Le Sueur-Henderson little leaguers finally got a chance to hit, catch and throw a baseball Thursday in a clinic at St. Anne School in Le Sueur.
Their season, which normally starts in mid-April, was delayed by two months because of the COVID-19 pandemic. With help from nine coaches, 55 players in grades second through sixth split up into six small groups on the two fields to practice social distancing. They have their own bats, gloves and water, although they touch the same baseballs.
Their drills included playing catch, playing infield, hitting in a batting cage and on a tee, hitting coach-pitched balls and fielding fly balls. The hour clinics will continue from 6:30 to 7:30 p.m. Tuesday and Thursday nights for about a month.
There is still hope to play some games, but that is still up in the air.
“We’re taking a wait and see approach to see if things are going to open up if we’re going to have leagues or not,” LS-H youth baseball director Matt Hathaway said, working with 10-and-under third and fourth graders. “If we get to the next phase, we’d love to be playing. Several leagues in our community have hung up the towel for the year.”
Both of the traveling leagues that the Giants normally play in at St. Anne and Bender Field in Henderson are canceled.
The third and fourth graders normally play in the River Valley League area, including St. Peter, Gaylord, Arlington, Waterville, Elysian and Cleveland. The fifth and sixth graders usually play in the DRS (Dakota Rice Scott County) League with Faribault, Northfield, New Prague, Lonsdale, Gaylord and Arlington.
“Rather than play a bunch of games in June, we decided to have clinics on Tuesdays and Thursday,” Hathaway said. “It’s strictly individual skill development. We’re not really doing any team-based stuff.”
Hathaway said it’s great to get out and practice: “Everybody is itching to get out of the house. The kids need exercise and something to do to occupy their time. This isn’t a lot different than we structure a lot of our practices because we do a lot of small group stuff anyway. It’s just different that we’re rotating with the kids rather than the kids rotating to different coaches.”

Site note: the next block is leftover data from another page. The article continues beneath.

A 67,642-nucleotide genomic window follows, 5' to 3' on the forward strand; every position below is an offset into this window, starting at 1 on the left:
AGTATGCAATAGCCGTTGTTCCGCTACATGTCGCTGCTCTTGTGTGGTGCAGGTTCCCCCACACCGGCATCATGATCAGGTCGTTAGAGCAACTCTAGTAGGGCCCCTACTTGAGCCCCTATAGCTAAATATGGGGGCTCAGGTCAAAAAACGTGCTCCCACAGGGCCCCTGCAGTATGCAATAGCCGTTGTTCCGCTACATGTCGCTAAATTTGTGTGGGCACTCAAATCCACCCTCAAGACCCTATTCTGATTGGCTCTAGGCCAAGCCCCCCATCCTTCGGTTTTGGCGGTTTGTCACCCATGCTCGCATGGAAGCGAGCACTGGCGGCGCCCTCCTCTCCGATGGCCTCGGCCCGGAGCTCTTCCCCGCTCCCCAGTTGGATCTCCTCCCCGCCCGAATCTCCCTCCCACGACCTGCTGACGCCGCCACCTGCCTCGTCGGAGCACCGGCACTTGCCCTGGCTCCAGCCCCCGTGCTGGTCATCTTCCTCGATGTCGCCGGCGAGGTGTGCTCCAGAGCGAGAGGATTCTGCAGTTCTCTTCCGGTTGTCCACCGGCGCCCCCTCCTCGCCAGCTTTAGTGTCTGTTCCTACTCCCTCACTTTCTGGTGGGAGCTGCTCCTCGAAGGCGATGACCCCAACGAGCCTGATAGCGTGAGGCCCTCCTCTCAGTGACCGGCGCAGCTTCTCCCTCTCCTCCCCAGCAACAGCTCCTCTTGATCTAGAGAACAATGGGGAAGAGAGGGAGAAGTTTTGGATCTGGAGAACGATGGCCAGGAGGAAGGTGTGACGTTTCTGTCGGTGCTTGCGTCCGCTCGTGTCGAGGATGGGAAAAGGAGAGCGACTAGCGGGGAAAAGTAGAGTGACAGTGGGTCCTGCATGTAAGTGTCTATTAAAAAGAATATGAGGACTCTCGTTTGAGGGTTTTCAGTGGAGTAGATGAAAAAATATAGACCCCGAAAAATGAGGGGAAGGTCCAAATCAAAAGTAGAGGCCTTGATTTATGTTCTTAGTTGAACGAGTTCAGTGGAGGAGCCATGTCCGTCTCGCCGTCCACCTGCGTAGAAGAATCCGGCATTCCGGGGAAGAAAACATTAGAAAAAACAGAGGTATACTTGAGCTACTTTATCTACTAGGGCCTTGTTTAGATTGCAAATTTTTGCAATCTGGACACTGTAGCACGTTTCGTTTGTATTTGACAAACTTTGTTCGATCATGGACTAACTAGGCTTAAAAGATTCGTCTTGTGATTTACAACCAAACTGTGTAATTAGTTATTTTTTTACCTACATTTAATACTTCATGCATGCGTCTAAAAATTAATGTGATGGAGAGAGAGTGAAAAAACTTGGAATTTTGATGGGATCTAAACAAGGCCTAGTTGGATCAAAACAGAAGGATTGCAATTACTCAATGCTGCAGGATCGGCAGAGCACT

Getting together with their friends is what kids normally do during the summer, but they hadn’t had much of chance this summer.
“Not everybody’s got a big brother or a big sister to play with,” Hathaway said. “Not everybody’s got family members that are interested in doing this together. So it’s fun for the boys to have that opportunity.”
They also will miss the competition including the in-state qualify tournament and the league tournaments. The league and state tournament normally runs through July.
They miss the comradery, Hathaway said: “Hanging out at the ball field is a fun thing.”
Treasurer Joe Kane, who is in charge of the registration in the LS-H youth baseball league, set up the clinics.
“It’s good to get the kids out and doing something,” he said. “It’s a lot different than playing video games.”
Kane said what they missed the most was their friends.
“I look back last week and all of sudden I see six of them in the outfield just standing together talking. Being away from their friends for three months was hard on these kids. Even with everything they have to communicate with each other, they still miss seeing their friends face-to-face. A lot of them don’t have brothers. These are their brothers out here. A lot of these kids enjoy baseball. That’s what they look forward to in the summertime.”
Kane continued, “Baseball is my favorite sport to coach, so I’m really enjoying it. I like that we can finally do something outside with the kids. It’s a team sport. Not one individual can win the game. It’s a nine-, 10-man team. Everybody needs to contribute to have a successful team.”
And players can be successful no matter their size: “Some of our sixth-graders are really big, and there’s a fifth-grader next to him who is half has size.”
Numbers are down 10 to 15 players per age level, because of no games and coronavirus concerns, Hathaway said: “People decided that it’s late enough in the summer, and they’re made other plans, like vacations and cabin time. If things stretch into August, there is not a lot of interest.”
However, 55 of the 70 players who signed up this year wanted to play.
“We’re excited to be able to do something,” Hathaway said. “It’s good for the kids to get out. It’s good for our mental health to get out. I’m just glad to be here.”